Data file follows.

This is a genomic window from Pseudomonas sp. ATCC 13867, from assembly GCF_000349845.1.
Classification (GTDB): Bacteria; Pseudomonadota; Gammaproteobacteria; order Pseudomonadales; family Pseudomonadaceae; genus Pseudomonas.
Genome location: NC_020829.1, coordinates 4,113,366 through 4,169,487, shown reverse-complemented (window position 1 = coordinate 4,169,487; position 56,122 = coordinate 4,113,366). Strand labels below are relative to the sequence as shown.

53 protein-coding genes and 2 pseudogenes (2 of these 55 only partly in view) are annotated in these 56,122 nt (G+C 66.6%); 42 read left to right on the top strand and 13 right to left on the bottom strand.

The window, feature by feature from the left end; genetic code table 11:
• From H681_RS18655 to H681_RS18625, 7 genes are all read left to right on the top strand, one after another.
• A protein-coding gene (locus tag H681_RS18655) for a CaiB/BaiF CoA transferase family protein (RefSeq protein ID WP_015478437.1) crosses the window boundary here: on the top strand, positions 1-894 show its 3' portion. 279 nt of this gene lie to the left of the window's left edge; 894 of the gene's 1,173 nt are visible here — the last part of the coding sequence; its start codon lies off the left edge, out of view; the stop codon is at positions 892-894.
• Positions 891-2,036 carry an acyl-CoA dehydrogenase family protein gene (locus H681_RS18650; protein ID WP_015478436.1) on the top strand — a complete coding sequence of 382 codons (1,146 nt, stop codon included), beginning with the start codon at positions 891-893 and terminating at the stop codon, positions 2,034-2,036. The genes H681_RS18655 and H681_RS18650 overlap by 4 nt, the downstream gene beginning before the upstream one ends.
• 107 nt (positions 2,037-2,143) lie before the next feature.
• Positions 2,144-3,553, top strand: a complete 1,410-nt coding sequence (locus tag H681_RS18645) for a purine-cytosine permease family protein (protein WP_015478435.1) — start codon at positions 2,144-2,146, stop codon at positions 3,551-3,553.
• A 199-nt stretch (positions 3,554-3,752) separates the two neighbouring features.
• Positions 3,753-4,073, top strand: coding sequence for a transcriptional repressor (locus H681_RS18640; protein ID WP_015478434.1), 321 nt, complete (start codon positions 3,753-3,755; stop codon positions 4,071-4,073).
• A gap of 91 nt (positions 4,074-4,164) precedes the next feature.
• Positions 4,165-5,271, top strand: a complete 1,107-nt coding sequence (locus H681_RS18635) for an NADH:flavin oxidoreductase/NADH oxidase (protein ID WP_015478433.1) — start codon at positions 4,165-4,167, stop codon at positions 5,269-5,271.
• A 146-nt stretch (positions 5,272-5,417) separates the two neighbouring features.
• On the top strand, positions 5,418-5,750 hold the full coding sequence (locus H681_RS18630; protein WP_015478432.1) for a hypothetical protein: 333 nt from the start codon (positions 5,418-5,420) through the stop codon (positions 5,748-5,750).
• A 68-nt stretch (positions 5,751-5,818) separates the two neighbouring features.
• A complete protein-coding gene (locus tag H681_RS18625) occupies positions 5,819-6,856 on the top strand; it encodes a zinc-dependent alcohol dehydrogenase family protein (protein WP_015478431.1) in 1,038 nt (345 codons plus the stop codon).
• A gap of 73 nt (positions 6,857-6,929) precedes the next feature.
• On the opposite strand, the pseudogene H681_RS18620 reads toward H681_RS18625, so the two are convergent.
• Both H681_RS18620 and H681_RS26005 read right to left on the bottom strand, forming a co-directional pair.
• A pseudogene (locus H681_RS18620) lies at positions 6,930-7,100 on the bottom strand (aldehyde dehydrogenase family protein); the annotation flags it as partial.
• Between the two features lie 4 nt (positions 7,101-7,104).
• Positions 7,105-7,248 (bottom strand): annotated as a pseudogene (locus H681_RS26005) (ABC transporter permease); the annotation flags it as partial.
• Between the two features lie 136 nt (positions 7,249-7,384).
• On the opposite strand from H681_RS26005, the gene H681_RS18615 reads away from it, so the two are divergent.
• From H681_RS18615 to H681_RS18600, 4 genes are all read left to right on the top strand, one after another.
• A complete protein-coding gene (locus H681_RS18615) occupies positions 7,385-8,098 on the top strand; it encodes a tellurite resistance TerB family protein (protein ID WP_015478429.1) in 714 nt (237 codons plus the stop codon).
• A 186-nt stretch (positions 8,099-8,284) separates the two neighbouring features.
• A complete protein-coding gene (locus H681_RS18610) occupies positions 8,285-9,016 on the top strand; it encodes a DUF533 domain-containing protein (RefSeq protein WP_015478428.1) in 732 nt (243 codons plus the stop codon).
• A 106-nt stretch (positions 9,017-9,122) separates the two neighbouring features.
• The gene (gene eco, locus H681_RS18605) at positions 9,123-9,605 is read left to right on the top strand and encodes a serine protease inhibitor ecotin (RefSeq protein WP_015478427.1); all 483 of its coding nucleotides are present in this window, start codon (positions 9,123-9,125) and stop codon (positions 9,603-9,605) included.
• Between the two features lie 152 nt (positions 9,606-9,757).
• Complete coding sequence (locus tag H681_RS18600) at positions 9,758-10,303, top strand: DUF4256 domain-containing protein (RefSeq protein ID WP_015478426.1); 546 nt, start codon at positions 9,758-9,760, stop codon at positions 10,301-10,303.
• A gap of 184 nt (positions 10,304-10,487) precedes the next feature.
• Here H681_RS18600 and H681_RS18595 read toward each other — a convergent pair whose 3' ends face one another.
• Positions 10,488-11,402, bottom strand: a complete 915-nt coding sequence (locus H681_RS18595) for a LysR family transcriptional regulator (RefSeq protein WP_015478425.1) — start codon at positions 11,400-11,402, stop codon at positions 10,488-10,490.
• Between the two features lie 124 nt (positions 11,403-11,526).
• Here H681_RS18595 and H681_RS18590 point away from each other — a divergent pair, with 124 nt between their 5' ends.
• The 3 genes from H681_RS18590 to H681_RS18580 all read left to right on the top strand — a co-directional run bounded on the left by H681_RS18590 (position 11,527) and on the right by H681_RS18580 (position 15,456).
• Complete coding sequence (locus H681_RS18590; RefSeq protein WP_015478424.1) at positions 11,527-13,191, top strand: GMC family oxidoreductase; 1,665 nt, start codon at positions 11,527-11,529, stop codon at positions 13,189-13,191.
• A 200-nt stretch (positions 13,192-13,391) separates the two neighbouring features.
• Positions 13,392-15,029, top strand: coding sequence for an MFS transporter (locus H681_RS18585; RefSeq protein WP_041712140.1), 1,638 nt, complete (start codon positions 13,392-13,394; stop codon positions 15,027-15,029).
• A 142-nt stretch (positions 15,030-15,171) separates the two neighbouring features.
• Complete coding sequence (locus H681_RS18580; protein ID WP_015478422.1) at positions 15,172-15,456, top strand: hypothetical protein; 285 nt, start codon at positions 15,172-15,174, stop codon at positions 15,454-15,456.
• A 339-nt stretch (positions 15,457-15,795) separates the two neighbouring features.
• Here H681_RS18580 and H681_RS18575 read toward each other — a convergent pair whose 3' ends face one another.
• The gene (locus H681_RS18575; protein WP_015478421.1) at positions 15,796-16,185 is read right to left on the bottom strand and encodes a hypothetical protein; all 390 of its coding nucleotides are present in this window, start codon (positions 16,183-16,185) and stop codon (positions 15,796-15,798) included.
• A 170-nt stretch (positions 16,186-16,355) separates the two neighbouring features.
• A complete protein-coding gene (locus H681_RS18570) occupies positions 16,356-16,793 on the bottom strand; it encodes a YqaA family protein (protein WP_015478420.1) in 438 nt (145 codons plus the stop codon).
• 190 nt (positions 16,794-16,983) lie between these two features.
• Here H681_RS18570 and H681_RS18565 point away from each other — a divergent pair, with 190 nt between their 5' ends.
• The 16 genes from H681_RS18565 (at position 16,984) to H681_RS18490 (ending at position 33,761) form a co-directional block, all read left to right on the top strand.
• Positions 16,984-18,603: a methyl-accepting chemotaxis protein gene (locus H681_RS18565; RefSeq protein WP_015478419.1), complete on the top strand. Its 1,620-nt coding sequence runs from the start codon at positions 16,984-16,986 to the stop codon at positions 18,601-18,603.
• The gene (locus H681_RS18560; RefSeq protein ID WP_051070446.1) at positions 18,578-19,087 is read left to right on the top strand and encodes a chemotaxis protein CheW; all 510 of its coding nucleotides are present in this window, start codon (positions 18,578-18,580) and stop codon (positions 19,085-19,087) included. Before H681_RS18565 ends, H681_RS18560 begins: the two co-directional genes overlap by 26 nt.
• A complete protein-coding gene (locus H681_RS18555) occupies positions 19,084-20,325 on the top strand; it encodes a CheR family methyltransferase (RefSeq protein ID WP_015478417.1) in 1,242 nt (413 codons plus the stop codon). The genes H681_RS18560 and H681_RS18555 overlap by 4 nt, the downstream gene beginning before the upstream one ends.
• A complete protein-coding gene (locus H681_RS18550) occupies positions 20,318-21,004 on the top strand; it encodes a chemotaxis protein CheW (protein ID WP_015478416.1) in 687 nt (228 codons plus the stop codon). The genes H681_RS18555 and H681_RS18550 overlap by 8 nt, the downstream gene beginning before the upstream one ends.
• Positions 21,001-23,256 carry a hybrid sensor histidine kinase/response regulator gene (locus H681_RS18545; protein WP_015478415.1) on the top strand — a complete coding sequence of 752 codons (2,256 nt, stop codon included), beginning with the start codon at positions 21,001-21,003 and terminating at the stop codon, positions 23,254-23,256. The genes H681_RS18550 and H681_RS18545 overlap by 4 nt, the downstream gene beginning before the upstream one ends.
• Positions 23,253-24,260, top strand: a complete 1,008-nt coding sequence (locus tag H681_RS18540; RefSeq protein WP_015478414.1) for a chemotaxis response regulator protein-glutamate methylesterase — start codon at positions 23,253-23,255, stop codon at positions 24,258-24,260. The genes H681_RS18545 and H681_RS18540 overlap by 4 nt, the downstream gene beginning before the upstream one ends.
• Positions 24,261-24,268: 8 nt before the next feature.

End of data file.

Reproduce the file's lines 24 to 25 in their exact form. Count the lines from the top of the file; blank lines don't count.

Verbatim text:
• Positions 7,105-7,248 (bottom strand): annotated as a pseudogene (locus H681_RS26005) (ABC transporter permease); the annotation flags it as partial.
• Between the two features lie 136 nt (positions 7,249-7,384).